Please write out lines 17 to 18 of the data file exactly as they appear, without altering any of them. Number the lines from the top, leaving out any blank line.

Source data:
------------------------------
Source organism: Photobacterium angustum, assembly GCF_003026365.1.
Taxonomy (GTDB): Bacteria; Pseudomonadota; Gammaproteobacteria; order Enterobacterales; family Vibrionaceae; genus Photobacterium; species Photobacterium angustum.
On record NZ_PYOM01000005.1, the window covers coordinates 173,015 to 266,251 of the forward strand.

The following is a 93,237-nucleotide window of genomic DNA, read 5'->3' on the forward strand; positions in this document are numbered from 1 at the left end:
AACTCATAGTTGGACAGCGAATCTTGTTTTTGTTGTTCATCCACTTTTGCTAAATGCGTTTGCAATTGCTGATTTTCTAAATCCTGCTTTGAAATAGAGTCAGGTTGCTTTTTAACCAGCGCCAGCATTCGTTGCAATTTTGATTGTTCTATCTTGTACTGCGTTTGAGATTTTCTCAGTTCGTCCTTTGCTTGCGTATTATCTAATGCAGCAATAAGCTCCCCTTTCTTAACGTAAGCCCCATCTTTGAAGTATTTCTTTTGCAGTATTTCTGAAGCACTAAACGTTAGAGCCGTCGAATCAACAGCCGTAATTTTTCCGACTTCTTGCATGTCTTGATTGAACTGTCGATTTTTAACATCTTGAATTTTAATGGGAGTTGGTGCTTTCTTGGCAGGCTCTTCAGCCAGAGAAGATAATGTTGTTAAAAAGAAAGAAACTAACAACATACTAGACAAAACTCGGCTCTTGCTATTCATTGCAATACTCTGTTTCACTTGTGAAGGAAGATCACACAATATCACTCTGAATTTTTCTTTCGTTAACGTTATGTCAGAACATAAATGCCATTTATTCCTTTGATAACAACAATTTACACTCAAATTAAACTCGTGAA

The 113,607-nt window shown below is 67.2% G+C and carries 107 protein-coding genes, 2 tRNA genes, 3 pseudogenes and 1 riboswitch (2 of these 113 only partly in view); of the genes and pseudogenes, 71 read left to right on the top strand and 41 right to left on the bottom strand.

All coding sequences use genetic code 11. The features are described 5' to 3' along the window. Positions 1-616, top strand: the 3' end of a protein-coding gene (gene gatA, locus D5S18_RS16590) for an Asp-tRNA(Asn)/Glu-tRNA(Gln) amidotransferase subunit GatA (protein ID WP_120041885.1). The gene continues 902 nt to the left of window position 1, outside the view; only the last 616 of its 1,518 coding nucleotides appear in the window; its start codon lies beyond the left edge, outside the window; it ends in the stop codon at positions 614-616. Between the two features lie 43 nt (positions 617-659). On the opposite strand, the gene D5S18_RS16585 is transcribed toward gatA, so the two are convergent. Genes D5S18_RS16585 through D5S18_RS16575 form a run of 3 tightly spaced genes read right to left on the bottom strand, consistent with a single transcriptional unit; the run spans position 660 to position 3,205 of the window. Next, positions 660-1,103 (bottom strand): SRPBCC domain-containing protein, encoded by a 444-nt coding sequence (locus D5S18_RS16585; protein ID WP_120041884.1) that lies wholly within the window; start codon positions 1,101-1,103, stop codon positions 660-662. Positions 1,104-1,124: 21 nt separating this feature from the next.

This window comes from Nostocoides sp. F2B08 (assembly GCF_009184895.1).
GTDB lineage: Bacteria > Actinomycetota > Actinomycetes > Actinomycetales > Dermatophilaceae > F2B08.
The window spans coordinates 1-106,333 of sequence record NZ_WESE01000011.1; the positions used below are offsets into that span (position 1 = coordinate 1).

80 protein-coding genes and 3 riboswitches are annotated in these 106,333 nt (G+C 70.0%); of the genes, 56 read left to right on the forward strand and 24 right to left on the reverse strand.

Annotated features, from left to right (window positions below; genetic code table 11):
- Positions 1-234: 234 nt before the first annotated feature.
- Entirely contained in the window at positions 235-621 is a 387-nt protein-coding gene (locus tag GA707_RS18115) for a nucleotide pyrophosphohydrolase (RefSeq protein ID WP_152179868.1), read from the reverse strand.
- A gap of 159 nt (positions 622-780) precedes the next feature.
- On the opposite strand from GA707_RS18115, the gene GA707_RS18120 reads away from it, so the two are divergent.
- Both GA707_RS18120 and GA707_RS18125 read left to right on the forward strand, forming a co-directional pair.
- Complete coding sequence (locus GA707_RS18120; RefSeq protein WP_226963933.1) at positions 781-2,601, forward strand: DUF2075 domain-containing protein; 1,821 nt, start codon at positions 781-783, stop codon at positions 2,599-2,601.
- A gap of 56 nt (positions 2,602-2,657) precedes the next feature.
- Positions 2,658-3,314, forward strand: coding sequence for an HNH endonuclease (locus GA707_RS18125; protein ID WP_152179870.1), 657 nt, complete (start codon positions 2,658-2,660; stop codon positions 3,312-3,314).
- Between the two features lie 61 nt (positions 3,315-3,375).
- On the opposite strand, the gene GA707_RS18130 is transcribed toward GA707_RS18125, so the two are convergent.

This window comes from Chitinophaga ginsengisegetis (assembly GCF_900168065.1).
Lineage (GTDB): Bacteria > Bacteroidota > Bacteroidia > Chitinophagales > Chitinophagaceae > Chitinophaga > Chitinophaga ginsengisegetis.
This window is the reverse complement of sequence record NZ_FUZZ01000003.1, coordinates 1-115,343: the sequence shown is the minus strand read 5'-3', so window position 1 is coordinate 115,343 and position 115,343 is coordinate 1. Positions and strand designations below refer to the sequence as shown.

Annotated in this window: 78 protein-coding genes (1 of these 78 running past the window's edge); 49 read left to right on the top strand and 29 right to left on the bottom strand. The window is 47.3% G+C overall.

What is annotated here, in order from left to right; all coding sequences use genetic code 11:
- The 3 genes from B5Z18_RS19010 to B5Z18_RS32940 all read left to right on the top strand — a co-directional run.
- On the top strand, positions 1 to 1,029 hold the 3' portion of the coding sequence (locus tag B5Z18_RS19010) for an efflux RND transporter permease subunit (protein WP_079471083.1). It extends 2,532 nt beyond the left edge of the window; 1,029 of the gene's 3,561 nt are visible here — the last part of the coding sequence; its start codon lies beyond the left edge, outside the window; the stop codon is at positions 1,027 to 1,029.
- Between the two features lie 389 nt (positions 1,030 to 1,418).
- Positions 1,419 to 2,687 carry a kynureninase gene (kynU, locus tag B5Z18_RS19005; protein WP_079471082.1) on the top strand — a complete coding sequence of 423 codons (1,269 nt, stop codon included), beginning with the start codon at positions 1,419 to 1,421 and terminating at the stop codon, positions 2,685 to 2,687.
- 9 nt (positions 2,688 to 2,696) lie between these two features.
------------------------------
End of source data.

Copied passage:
- Both GA707_RS18120 and GA707_RS18125 read left to right on the forward strand, forming a co-directional pair.
- Complete coding sequence (locus GA707_RS18120; RefSeq protein WP_226963933.1) at positions 781-2,601, forward strand: DUF2075 domain-containing protein; 1,821 nt, start codon at positions 781-783, stop codon at positions 2,599-2,601.